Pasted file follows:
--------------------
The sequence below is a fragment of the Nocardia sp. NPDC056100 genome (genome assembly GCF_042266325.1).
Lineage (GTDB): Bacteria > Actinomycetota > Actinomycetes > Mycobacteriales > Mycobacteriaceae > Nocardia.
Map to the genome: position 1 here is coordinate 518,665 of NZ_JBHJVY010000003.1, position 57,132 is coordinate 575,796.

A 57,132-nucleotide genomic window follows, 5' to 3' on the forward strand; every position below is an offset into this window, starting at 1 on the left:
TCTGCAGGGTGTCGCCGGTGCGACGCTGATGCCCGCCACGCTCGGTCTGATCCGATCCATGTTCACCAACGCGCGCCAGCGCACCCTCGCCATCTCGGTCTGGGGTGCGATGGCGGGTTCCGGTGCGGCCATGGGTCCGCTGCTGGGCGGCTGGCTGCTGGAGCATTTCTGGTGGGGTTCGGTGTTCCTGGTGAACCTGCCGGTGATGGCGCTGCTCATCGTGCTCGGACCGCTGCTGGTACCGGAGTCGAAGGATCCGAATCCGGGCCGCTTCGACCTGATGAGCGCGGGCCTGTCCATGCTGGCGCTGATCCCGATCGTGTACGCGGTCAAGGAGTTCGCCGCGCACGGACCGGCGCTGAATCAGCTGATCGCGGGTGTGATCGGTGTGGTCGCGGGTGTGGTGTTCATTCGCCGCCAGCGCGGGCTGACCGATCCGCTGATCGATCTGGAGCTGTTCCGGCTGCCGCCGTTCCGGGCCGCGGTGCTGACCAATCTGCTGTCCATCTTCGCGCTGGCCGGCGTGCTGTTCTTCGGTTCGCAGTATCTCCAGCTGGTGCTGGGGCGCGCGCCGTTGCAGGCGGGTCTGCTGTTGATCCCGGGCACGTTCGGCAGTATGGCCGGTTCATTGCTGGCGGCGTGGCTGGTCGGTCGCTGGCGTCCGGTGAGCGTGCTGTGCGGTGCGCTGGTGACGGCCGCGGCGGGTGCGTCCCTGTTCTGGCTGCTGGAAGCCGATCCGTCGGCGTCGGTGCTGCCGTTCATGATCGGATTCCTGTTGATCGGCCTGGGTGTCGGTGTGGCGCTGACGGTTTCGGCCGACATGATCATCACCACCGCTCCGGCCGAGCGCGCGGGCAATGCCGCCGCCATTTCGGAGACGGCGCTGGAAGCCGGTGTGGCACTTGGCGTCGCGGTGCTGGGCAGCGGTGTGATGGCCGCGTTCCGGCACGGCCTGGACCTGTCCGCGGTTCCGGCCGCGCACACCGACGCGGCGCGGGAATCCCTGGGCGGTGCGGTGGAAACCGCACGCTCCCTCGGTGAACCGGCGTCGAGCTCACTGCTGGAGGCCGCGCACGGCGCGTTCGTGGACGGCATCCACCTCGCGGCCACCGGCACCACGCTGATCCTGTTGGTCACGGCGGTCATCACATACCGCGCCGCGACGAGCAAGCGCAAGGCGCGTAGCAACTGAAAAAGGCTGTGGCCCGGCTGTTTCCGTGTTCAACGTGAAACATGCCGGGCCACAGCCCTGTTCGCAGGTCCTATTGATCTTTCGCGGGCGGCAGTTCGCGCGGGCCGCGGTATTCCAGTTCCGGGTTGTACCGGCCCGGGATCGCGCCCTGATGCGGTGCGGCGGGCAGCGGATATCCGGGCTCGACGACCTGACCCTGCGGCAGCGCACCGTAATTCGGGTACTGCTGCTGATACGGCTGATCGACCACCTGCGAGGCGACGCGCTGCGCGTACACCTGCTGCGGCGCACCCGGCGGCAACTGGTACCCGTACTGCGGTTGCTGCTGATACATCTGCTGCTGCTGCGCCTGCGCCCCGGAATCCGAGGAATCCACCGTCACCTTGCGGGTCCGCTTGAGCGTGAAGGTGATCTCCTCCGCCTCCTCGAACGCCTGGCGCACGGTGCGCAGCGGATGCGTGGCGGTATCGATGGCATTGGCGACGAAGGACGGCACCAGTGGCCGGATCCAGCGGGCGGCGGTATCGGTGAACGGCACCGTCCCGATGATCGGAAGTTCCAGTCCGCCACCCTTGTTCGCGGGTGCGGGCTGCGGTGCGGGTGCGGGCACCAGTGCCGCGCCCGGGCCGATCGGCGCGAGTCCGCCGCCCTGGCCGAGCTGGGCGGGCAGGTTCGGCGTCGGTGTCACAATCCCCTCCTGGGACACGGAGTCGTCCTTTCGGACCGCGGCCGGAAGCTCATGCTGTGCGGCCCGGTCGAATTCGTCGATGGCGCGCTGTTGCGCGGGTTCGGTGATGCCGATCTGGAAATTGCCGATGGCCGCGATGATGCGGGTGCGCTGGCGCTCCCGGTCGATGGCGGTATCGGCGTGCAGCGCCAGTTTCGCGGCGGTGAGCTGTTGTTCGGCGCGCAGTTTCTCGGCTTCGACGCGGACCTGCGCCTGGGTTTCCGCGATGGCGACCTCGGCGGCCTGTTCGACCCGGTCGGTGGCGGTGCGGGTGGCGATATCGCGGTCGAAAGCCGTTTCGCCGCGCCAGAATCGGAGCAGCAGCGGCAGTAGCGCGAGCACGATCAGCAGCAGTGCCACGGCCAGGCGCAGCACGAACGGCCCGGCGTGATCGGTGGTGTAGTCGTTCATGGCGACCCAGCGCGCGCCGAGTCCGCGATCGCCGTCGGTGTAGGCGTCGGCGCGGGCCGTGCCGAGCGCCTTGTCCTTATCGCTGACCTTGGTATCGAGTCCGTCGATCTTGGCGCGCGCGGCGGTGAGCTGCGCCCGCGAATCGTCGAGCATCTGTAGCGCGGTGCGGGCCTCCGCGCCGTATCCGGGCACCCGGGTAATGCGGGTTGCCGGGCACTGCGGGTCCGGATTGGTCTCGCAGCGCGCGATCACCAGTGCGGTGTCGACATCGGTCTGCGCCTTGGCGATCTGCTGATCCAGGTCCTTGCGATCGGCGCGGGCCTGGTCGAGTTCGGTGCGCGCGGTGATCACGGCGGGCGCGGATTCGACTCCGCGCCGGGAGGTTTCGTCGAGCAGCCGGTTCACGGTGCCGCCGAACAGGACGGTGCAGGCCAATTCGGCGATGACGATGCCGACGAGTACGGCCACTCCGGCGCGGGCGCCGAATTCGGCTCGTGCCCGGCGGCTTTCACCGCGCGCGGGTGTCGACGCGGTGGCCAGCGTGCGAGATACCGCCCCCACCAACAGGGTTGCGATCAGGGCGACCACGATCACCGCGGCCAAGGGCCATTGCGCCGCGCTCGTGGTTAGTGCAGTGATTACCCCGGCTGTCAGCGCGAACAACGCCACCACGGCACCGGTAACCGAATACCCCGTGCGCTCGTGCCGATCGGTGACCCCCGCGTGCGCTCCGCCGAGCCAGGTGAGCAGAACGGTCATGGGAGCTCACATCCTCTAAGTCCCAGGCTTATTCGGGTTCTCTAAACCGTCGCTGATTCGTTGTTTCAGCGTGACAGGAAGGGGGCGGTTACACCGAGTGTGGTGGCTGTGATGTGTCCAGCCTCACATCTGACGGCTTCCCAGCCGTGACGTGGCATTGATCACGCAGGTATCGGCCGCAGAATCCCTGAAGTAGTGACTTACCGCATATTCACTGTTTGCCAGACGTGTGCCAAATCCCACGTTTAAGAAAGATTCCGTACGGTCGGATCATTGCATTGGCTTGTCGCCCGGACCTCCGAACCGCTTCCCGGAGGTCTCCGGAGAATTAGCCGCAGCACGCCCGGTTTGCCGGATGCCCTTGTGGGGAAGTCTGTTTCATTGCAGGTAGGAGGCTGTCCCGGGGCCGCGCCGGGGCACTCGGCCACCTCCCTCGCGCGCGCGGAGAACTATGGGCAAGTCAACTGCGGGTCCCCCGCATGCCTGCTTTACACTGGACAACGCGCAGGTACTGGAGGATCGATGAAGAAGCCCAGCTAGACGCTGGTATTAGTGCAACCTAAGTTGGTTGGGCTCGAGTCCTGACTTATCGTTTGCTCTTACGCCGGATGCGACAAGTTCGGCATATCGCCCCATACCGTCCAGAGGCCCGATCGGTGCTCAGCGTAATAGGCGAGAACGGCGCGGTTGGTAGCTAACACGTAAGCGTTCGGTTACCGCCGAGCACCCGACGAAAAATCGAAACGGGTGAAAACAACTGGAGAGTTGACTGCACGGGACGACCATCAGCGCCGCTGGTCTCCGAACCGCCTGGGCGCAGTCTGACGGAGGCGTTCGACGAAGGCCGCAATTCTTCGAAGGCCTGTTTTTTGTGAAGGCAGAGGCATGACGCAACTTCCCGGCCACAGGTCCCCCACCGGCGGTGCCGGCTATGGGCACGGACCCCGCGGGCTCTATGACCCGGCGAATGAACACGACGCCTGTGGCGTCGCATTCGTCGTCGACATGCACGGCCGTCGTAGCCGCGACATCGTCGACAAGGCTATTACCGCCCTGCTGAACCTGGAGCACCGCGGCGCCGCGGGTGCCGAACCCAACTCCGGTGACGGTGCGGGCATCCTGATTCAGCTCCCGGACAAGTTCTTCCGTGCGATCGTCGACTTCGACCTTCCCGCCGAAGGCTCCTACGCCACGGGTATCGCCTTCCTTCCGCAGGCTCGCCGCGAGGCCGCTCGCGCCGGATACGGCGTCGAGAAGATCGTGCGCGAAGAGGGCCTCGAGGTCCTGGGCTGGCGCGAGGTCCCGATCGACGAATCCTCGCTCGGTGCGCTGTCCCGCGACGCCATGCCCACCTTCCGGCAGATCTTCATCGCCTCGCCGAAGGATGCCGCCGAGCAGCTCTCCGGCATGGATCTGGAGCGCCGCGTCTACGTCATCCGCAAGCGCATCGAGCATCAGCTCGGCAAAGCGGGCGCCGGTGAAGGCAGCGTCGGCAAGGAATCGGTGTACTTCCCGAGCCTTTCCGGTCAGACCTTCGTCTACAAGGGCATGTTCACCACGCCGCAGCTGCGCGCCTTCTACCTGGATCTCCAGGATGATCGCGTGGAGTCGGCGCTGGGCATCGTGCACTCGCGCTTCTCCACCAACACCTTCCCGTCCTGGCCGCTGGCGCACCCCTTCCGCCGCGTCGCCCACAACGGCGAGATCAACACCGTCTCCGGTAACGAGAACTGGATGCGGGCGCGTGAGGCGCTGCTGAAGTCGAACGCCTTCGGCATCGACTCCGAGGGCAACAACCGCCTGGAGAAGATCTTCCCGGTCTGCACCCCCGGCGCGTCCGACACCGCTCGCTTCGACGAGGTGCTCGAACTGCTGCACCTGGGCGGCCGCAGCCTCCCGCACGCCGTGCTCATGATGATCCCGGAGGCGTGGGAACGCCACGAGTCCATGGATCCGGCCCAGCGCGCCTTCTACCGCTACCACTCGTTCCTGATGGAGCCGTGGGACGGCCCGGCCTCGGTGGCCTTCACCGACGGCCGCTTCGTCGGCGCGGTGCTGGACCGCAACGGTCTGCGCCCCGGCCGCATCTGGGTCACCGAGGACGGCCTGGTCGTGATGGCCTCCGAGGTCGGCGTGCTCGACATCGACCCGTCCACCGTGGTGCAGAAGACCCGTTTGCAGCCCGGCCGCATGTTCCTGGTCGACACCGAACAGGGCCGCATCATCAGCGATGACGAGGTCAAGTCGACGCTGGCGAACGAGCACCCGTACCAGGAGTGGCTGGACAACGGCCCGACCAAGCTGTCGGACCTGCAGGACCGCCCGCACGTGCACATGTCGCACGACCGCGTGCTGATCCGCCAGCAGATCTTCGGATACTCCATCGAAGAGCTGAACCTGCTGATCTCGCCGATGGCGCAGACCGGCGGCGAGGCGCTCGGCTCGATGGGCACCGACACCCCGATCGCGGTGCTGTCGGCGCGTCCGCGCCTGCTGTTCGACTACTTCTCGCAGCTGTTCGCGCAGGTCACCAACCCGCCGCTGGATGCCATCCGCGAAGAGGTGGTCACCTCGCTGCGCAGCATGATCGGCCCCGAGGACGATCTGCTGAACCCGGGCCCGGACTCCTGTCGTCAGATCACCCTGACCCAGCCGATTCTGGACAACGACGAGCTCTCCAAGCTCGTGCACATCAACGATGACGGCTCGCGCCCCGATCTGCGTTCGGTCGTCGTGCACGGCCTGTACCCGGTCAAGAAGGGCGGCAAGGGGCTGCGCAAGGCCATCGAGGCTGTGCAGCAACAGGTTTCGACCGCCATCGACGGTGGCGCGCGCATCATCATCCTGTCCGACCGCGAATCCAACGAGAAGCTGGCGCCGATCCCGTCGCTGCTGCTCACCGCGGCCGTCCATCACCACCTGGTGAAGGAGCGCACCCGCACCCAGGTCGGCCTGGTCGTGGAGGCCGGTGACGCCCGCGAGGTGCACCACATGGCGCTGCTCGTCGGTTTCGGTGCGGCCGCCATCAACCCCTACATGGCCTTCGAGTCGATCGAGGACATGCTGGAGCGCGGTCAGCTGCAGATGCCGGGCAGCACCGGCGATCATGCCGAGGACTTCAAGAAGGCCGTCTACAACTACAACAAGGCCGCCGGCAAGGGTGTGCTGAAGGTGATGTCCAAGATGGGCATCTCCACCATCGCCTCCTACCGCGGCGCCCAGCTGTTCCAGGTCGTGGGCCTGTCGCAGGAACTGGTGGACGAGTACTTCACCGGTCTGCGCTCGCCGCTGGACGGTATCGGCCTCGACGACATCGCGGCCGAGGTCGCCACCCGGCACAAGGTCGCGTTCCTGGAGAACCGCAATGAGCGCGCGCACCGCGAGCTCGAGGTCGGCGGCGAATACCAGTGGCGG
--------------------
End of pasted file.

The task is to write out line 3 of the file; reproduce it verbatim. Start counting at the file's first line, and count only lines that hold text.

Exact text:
Map to the genome: position 1 here is coordinate 518,665 of NZ_JBHJVY010000003.1, position 57,132 is coordinate 575,796.